Black Bear cubs #20-0965, 0966, and 0967

Admitted
May 15, 2020
Released
May 7, 2021
Rescue Location
Page County, Virginia
Cause of Admission/Condition
Orphaned
Status
Former Patient
Patient photo

Last Updated Jump to patient updates

On May 13, three more Black Bear cubs arrived at the Wildlife Center of Virginia! The cubs were found in Luray on May 12; the finder heard the cubs crying in a field behind a house. The bears were gathered and placed in a box for the night outside to see if the mother bear would come back for them, but sadly there was no sign of the sow by the next morning. DGIF instructed the finder to bring the cubs to the Wildlife Center.

Dr. Karra examined the cubs and found that they were bright, alert, and vocal. They were also dehydrated and in poor body condition, indicating that it was likely that they were true orphans. No injuries were found. The bears were ear-tagged for identification purposes and placed in a Zinger crate together. The newest bears include:

#20-0967 (female): Right Pink/ Left yellow  - 1.19 kg
#20-0966 (male): Right white/Left yellow - 1.04 kg
#20-0965 (male): Right green/Left white - 1.05 kg

On May 15, the three cubs will be introduced to the 14 other cubs in the Center’s Large Mammal enclosure. Watch for them on the Center’s Critter Cam!

We currently have 17 Black Bear cubs at the Wildlife Center of Virginia — the most we’ve ever had at this point in the season. Your donation will help provide care for them until April 2021. Thank you! 

Patient Updates

On Friday, May 7, the Wildlife Center released the last of the 2020 Black Bears! Orange/Yellow Tags, Yellow/Pink Tags, and Red Tag were darted, anesthetized, examined, weighed, ear-tagged, and loaded for release. Final weights were:

Orange/Yellow: 44.50 kg
Yellow/Pink: 31 kg
Red: 34.90 kg

A biologist with the Virginia Department of Wildlife Resources took the three bears to a safe, bear-friendly release location. The entire veterinary team is overjoyed to say goodbye to the "class of 2020" bears!

The veterinarians and rehabilitators have been working hard during the past couple of days to prepare more bears for release. An ideal release scenario involves luring bears into one of the transition areas, spaces where the bears can be safely darted. While the transition areas are still fairly large, all trees are wrapped to prevent climbing, and these areas are more ideally suited for darting the bears. This year, unfortunately, the team has found that due to tree growth and regular wear-and-tear on the complex, several wily bears have been able to climb and leap over the transition-area fencing, back into the main bear yards. The remaining bears have also been increasingly wary of the number of humans in their space, and are often reluctant to even shift into one of the transition areas.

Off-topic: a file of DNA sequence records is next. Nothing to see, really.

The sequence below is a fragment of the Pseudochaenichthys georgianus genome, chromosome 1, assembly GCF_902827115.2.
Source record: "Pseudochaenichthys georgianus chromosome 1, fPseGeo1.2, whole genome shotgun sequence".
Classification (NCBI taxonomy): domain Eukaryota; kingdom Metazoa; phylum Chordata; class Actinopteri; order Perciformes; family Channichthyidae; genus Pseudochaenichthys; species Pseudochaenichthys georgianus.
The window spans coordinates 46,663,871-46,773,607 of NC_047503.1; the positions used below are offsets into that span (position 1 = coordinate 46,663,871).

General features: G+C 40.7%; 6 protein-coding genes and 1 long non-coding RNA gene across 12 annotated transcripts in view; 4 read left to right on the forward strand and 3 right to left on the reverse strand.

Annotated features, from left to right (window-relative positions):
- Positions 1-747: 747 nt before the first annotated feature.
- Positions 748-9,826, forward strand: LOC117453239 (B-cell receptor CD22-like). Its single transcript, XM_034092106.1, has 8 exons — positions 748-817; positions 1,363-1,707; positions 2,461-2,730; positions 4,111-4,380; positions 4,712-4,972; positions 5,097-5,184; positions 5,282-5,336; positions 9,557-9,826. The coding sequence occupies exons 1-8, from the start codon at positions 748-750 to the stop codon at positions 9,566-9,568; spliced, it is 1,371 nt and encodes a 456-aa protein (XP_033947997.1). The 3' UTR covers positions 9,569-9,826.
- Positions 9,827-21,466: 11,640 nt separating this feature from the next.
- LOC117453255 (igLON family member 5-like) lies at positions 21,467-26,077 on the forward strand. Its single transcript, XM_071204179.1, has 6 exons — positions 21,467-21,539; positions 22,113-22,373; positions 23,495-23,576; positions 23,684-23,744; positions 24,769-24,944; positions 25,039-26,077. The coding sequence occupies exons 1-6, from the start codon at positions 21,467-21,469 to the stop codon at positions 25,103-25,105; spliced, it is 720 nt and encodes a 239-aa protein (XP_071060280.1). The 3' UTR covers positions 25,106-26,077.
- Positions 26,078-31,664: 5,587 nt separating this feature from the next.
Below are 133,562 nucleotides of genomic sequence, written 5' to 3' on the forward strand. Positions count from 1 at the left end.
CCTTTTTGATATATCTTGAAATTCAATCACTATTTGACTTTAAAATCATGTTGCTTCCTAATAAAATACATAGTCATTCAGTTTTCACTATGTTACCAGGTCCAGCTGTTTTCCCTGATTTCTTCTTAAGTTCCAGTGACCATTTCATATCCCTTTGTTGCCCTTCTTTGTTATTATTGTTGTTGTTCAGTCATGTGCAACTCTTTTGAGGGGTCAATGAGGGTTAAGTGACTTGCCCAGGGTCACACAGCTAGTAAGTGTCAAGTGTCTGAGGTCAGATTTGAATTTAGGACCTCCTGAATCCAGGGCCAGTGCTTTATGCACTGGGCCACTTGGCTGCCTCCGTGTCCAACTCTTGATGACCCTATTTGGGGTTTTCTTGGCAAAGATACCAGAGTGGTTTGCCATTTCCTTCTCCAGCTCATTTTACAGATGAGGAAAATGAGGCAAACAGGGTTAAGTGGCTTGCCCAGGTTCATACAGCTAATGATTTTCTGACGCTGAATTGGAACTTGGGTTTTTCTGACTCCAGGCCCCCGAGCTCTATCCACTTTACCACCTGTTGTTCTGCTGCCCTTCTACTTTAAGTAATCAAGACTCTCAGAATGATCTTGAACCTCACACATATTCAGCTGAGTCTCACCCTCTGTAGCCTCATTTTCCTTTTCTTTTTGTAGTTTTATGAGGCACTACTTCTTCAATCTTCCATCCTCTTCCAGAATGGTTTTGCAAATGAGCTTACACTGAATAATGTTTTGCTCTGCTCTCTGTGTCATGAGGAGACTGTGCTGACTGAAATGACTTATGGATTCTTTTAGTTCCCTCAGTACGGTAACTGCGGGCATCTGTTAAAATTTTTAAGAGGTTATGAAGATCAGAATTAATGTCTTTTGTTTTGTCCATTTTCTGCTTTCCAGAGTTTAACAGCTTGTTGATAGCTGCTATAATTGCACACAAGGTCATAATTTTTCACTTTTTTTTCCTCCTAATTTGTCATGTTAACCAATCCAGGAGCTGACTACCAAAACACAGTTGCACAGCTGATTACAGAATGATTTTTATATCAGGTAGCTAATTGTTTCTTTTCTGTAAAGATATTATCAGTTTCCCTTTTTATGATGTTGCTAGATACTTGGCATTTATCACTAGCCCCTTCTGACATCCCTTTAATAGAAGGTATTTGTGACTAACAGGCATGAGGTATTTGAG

The team decided that the best solution to this issue was to attempt to live-trap the bears in the complex and then quickly move the bear to the Large Mammal Isolation enclosure. At that point, a DWR biologist can be notified to pick up the bears the following morning, and the veterinary team is able to quickly and safely dart the bears for their normal pre-release examination and ear-tagging.

Throughout the day on April 28, the veterinary team was able to trap and move four more Black Bears from the Black Bear Complex to the Large Mammal Isolation enclosure in preparation for release. Double GreenTags [from yard #1], Pink Tag, White/Yellow Tag, and Green Tag were all successfully moved, and on Thursday, April 29, were picked up for release by a DWR biologist.

Pink Tag: 37.2 kg
White/Yellow Tag: 52.8 kg
Green Tag: 30.9 kg
Double Green [20-3590]: 24.50 kg

This leaves three bears in the Black Bear Complex: Red Tag, Yellow/Pink Tags, and Orange/Yellow Tags. The staff will continue to live-trap the three bears during the next few days; when all three are successfully trapped and moved to the Large Mammal enclosure, a DWR biologist will pick them up for release next week.